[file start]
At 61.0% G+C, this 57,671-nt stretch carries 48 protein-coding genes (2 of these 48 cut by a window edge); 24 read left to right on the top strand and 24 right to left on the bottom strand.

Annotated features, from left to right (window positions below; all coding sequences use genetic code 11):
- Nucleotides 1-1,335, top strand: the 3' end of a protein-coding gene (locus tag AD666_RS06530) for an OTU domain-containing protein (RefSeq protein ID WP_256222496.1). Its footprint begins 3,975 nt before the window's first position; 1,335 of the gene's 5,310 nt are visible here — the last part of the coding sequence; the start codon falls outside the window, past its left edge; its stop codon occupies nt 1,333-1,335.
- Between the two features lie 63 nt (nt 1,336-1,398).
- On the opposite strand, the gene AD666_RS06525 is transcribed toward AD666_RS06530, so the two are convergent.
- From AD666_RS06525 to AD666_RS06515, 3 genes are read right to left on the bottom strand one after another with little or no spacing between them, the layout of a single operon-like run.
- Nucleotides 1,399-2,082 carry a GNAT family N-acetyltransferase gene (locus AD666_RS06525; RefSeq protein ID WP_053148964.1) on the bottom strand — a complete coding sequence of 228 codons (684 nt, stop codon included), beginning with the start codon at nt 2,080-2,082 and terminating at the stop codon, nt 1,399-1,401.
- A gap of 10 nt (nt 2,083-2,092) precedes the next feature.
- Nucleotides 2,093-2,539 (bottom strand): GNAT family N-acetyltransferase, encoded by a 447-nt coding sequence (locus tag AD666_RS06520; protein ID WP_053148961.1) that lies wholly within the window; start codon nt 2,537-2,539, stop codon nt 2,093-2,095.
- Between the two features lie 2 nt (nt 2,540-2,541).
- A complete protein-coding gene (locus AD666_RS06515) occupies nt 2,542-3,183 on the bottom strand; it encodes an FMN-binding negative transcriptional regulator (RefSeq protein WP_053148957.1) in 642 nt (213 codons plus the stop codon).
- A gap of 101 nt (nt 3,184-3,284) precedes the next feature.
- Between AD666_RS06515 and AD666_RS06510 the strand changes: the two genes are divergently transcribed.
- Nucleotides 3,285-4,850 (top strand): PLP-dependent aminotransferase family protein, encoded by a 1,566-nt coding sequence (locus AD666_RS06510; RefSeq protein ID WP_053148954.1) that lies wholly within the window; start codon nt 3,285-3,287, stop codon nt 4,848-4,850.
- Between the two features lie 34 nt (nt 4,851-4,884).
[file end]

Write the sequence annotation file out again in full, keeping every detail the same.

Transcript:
At 61.0% G+C, this 57,671-nt stretch carries 48 protein-coding genes (2 of these 48 cut by a window edge); 24 read left to right on the top strand and 24 right to left on the bottom strand.

Annotated features, from left to right (window positions below; all coding sequences use genetic code 11):
- Nucleotides 1-1,335, top strand: the 3' end of a protein-coding gene (locus tag AD666_RS06530) for an OTU domain-containing protein (RefSeq protein ID WP_256222496.1). Its footprint begins 3,975 nt before the window's first position; 1,335 of the gene's 5,310 nt are visible here — the last part of the coding sequence; the start codon falls outside the window, past its left edge; its stop codon occupies nt 1,333-1,335.
- Between the two features lie 63 nt (nt 1,336-1,398).
- On the opposite strand, the gene AD666_RS06525 is transcribed toward AD666_RS06530, so the two are convergent.
- From AD666_RS06525 to AD666_RS06515, 3 genes are read right to left on the bottom strand one after another with little or no spacing between them, the layout of a single operon-like run.
- Nucleotides 1,399-2,082 carry a GNAT family N-acetyltransferase gene (locus AD666_RS06525; RefSeq protein ID WP_053148964.1) on the bottom strand — a complete coding sequence of 228 codons (684 nt, stop codon included), beginning with the start codon at nt 2,080-2,082 and terminating at the stop codon, nt 1,399-1,401.
- A gap of 10 nt (nt 2,083-2,092) precedes the next feature.
- Nucleotides 2,093-2,539 (bottom strand): GNAT family N-acetyltransferase, encoded by a 447-nt coding sequence (locus tag AD666_RS06520; protein ID WP_053148961.1) that lies wholly within the window; start codon nt 2,537-2,539, stop codon nt 2,093-2,095.
- Between the two features lie 2 nt (nt 2,540-2,541).
- A complete protein-coding gene (locus AD666_RS06515) occupies nt 2,542-3,183 on the bottom strand; it encodes an FMN-binding negative transcriptional regulator (RefSeq protein WP_053148957.1) in 642 nt (213 codons plus the stop codon).
- A gap of 101 nt (nt 3,184-3,284) precedes the next feature.
- Between AD666_RS06515 and AD666_RS06510 the strand changes: the two genes are divergently transcribed.
- Nucleotides 3,285-4,850 (top strand): PLP-dependent aminotransferase family protein, encoded by a 1,566-nt coding sequence (locus AD666_RS06510; RefSeq protein ID WP_053148954.1) that lies wholly within the window; start codon nt 3,285-3,287, stop codon nt 4,848-4,850.
- Between the two features lie 34 nt (nt 4,851-4,884).